SS I see a direct application in your latest novel, Devotion. A young couple, David and Maggie, fall madly in love in London. There is a betrayal. Back in Nova Scotia, Dave caretakes an estate containing 19 flightless swans. As he and Maggie painfully attempt to start a second marriage within the first marriage, she insists that David (a photographer too much influenced by the Czech photographer Josef Sudek) only photograph her through the kitchen window of the guest house, what she earlier refers to as an “amorous window.” In this novel, “love in absentia” seems somehow more articulate than the actual presence of love.
HN In Devotion I wanted to construct what Chekhov called “a melancholic triangulation.” That is, three people (William, his daughter Maggie, her husband, David) whose individual natures and actions and response to a single incident intensify each other’s sadness—until they just get sick and tired of the situation and life begins to get better. Devotion to some extent is about the progress of love by indirection. Again, those intermediaries. Maggie communicates with David through tape-recorded letters. Her father, who has a temporarily broken larynx, communicates with written messages. The swans are mute but act out everyone’s pent-up frustrations, ransacking a house, for example. David attempts to stay close to Maggie by reading the books of an author she loves, Anatole France. So literature is the intermediary there. A lot of Devotion is about the striving to get back to human touch.
SS Then there is a set-piece toward the end of the novel, which is almost a mini-opera of unrequited love, where a mailman declares his love through skywriting, above a church social, a HAPPY BIRTHDAY message for all the world to see, including his beloved’s husband and children.
HN And this hapless fellow has all of those love letters he’s never sent. Another form of muteness, I suppose.
SS You tell truths that are possible for us to take in, though there’s a certain uneasiness in them. You don’t hold back on what you feel people are capable of saying to each other, or doing to each other. Yet you don’t strike me as a fatalist—more, you seem vigilant toward human relationships.
HN A writer friend of mine observed that, in my novels, when two people finally get together, finally are able to declare a love for each other, finally able to live together, it’s because they have exhausted all negative possibilities. It’s certainly true in The Bird Artist, The Haunting of L., and most recently, in Devotion. Perhaps this is a template, a narrative strategy that works best for me. I don’t have many theories about writing, though. I like that line from Theodore Roethke, “I like to think a thing halfway through and feel it the rest of the way.” In my own private life, I’ve always thought, when in doubt, don’t do it. Reconsider. Useful advice to the self, perhaps. Yet absolutely none of my fictional characters have ever implemented that philosophy. Many of them are in extremis, on the verge, trapped beneath deck gulping oxygen at the top of a sinking boat, so to speak. They have to act on the moment, because to not act, means, sometimes, literal death, or in the least, the death of the spirit. In this sense—and I’m hardly original in this idea—to some extent I live vicariously through these characters.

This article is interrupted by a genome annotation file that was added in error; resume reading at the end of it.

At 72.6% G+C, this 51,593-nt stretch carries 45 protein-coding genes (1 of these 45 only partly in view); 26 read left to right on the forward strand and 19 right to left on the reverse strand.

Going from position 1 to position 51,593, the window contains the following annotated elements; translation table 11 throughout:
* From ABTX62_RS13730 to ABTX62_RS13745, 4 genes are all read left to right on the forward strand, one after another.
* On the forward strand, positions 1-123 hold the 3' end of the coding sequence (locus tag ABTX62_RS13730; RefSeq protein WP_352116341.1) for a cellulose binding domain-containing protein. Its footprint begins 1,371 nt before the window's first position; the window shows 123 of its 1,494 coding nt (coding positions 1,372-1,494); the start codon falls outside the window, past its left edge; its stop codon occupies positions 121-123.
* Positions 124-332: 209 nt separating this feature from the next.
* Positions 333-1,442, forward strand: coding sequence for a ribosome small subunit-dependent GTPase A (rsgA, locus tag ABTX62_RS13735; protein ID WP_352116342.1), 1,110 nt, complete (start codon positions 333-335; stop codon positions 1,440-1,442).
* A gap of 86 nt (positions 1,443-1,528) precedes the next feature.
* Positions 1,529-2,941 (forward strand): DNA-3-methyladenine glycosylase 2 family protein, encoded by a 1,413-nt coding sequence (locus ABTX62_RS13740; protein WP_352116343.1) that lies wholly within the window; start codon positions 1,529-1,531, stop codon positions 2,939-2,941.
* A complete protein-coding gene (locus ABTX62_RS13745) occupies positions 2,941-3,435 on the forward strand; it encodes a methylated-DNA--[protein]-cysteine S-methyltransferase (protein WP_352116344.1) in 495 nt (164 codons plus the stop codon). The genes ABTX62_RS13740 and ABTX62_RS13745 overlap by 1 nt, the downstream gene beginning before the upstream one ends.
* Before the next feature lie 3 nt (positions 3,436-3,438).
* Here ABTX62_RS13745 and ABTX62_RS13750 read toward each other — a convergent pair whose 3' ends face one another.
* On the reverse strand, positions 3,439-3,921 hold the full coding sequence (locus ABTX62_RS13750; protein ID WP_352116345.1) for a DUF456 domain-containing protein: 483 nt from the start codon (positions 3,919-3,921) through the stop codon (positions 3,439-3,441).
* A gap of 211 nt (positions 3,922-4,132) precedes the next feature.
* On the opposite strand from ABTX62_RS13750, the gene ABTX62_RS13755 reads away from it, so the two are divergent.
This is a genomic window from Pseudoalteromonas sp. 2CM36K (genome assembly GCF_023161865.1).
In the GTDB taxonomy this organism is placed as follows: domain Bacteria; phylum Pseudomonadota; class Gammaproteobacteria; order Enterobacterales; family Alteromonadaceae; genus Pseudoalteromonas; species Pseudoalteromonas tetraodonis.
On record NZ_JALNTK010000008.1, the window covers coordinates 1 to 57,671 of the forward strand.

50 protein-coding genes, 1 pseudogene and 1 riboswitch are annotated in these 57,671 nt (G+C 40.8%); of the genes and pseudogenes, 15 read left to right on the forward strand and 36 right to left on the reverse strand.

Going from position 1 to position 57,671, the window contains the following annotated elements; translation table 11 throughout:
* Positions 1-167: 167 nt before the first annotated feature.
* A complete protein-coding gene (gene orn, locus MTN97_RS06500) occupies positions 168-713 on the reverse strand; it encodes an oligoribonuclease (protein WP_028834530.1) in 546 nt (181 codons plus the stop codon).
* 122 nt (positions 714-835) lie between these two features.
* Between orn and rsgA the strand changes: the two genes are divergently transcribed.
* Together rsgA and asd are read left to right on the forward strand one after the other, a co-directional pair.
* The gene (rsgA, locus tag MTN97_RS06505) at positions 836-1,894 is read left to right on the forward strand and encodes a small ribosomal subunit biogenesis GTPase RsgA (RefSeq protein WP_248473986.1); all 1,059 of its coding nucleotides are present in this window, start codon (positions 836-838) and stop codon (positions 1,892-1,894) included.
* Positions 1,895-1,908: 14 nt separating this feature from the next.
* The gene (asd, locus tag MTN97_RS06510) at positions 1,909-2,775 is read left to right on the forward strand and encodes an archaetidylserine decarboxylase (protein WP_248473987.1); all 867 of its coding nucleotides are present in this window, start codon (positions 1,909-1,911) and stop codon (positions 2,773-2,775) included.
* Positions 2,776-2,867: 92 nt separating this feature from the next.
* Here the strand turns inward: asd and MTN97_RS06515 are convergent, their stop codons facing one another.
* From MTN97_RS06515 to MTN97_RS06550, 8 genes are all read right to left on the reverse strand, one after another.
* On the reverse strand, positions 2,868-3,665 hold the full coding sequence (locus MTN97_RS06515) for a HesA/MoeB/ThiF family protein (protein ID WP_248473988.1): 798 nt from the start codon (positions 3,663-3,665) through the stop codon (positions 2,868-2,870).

SS If anything, “originality” defines you as a writer, to my mind. Richard Eder in The Los Angeles Times called you “a silver-tipped original, a wielder of comic improbabilities that come to be serious inevitabilities.” Part of your originality, it seems to me, is in the way you construct the mood of each of your novels. You often quote the Japanese writer Ryonosuke Akutagawa: “What good is intelligence if you can’t discover a useful melancholy?” My Famous Evening, your travel memoir, is very much about you as a fiction writer, how you eavesdrop on the world, how a strong sense of place affects your characterization of people—you refer to the noir quality of Halifax. Is melancholy something you purposely try for, at least as an intensifying element?
HN Well, let’s just say a place like Halifax is well-met with my nature. Like any other writer, I try to impose a mood, an atmosphere. Endlessly walking around Halifax, sitting in hotel lobbies in Halifax, asking, “What might have happened here?”—all this is research of a sort, I suppose. The imagination may be insatiable for certain places in the world. Just as it may be insatiable for certain psychological fugue-states, as Stravinsky said in an interview.
SS In Devotion you write that, in bed, Maggie and David experienced “a fugue-state of amorous devotion,” implying that what they say to each other in those moments—Maggie speaks “inside a moan”—may sound a deeper truth that in all the ways people are normally guarded. There’s the erotic triangle again: the man, the woman, love itself, almost as a separate entity. It’s all throughout your work, really. Chekhov’s melancholic triangulation. And Howard, so much happens in hotels! Hotels are places of refuge, but also places of desperation, of recognition, of life put on hold, of life careening toward dangerous places, of confessions, of truth told in the dark. There’s a conflation of past and present, real and spectral.
HN A few weeks ago I stayed at 70 Park, a hotel in New York. It didn’t have, in my judgment, a very compelling lobby. Not like Haliburton House Inn in Halifax. Not like Durrants Hotel in London. Not like the Hotel Abassade in Amsterdam.
SS All hotels that have appeared in your novels.